Those nineteenth-century Germans thought that the Reformed had deduced their whole theology, piety, and practice from their doctrine of predestination were wrong but the doctrine of God is at the headwaters of the Christian religion. Everything we say about everything else, method, scripture, humanity, Christ, salvation, church, sacraments, and last things depends to some degree or other upon the doctrine of God. The first thing that a Christian confesses is, “I believe in God the Father Almighty, maker of heaven and earth.” Christian theology is Trinitarian. Our piety is Trinitarian. Yet, this is a topic in theology that Christians seem likely to overlook. When evangelicals begin to discover aspects of Reformed theology, it is not typically our robust Trinitarianism that excites them. Indeed, there seem to be not a few evangelicals and at least a few ostensibly Reformed folk who seem to think that the biblical, ecumenical, and Reformed doctrine of God is plastic and malleable. So, there have been some very unhappy experiments in recent decades in the doctrine of God, whether it was “Process Theology,” which became fashionable among mainline (liberal) theologians after World War II or its nephew, Open Theism, which several leading evangelicals took up in the 1980s and 90s, or Social Trinitarianism, which has been advocated by evangelical and nominally Reformed theologians (and philosophers) over the last 25 years. Now, of course, we are witnessing experiments among evangelicals who are denying the eternal generation of the Son (never mind that we confess it in the Nicene-Constantinopolitan Creed (AD 325, 381), and experiments with the so-called “covenantal mutability” of God. The need to recover the biblical, ecumenical, and historic Reformed doctrine of God is great.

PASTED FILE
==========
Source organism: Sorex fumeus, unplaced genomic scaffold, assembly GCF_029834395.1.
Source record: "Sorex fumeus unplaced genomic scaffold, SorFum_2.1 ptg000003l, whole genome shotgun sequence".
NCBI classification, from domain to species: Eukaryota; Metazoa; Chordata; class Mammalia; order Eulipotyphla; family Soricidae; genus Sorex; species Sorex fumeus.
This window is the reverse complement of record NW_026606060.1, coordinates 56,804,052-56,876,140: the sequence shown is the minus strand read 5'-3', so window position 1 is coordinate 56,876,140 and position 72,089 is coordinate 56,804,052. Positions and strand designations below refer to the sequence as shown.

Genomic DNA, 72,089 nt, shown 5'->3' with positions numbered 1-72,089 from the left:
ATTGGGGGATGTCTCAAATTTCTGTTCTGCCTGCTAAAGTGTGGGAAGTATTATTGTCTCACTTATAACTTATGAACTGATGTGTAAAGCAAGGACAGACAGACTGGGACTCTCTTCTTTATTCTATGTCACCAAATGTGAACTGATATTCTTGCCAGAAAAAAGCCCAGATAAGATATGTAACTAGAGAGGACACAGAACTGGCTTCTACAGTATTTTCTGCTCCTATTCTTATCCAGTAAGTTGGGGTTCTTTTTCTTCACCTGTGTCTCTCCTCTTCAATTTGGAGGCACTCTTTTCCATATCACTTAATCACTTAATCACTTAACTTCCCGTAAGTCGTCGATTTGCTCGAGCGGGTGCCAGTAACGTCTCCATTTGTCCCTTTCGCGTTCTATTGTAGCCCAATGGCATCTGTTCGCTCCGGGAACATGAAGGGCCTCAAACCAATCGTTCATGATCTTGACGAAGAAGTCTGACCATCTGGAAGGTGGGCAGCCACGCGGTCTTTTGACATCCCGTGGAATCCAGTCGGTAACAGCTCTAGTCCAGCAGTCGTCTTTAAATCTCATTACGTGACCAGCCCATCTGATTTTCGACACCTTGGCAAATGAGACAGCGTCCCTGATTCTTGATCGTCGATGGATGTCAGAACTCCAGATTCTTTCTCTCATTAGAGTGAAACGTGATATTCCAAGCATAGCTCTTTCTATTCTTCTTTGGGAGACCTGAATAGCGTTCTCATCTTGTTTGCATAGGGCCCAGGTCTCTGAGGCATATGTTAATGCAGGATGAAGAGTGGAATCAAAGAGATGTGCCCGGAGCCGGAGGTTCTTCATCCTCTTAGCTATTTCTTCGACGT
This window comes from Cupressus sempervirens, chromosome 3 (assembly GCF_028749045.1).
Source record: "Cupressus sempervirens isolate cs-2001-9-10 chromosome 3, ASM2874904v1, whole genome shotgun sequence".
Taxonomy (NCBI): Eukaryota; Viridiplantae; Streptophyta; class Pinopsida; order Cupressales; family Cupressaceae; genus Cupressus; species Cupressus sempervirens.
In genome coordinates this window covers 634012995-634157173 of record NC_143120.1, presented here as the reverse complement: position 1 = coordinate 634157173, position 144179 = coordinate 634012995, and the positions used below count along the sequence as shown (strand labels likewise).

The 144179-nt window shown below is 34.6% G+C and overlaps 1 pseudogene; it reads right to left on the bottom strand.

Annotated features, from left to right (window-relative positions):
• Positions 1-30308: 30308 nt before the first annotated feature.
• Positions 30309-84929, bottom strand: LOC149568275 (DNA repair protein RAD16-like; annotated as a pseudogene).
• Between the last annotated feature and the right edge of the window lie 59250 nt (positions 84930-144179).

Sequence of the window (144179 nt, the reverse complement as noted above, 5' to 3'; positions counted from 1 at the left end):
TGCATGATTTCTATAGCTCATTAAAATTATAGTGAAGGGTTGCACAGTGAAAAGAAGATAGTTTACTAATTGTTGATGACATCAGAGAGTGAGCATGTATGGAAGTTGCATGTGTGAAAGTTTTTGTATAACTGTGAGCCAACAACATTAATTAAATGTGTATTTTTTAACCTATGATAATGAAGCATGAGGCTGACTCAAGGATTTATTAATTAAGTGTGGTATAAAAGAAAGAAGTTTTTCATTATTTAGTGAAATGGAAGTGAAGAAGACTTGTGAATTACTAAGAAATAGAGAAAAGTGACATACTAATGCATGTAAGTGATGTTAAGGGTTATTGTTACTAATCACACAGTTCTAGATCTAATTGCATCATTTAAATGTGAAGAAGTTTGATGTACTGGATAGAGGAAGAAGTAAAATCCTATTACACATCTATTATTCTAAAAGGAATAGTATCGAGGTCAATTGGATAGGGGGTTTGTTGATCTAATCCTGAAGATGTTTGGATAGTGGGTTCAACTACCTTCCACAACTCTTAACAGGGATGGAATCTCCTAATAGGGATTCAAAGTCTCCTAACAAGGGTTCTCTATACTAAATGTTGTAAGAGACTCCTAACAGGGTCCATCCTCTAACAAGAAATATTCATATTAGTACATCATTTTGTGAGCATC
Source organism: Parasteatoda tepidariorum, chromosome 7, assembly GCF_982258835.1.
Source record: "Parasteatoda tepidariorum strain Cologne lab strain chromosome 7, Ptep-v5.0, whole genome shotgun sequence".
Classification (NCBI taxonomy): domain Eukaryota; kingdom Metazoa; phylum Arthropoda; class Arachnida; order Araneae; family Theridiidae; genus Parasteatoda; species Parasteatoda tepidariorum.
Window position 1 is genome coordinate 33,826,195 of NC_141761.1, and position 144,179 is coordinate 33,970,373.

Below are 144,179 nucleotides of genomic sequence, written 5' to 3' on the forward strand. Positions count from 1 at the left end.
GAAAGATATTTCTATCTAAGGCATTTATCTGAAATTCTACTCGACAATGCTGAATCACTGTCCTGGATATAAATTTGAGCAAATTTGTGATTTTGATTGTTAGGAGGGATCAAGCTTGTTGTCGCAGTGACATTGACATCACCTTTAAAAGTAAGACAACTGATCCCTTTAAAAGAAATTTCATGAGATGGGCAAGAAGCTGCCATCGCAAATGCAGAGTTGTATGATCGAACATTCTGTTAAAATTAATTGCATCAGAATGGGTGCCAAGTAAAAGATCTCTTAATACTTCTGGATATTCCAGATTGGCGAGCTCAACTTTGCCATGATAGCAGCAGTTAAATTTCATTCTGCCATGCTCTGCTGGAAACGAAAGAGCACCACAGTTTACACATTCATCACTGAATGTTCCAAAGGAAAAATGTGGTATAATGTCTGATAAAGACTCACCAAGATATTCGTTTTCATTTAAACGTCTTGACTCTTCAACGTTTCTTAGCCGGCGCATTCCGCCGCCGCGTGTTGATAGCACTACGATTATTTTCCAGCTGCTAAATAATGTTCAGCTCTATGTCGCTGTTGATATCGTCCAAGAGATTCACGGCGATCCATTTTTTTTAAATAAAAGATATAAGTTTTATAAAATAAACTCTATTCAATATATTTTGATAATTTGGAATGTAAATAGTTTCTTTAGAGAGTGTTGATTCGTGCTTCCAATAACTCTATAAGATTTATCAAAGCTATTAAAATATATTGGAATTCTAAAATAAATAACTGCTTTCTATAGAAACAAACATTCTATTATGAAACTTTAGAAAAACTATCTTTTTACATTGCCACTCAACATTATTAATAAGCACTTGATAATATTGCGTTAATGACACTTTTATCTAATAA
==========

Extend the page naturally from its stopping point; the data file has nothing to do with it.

Our piety is intimately related to the doctrine of God. This was impressed upon me by the classical Reformed writers who routinely moved from discussing the doctrine of God to discussing our worship and the rule of worship. The medievals had a maxim for this: the law of praying is the law of teaching. What we do in worship necessarily affects our doctrine of God. What doctrine of God are teaching our congregations by what we sing and say in worship or by how we sing and say it? Do we really agree with the pastor to the Hebrews when he wrote, “for our God is a consuming fire” (Heb 12:29; ESV)? Does our piety (our prayer life, our worship, our approach to God) reflect that conviction? How would it affect us if we lost the doctrines of divine simplicity, immutability, or impassibility? To lose them any one of them would be the end of Christian theism but one fears that our piety has become so therapeutic, so moralistic, and so self-absorbed that many Christians, perhaps many pastors might not even miss these essential Christian doctrines. If these terms, “divine simplicity,” or “divine immutability” are strange to you and you have been in church for more than a decade then your experience is evidence of the sort of neglect about which I am concerned.
Thanks to Bob McDowell for his editorial help.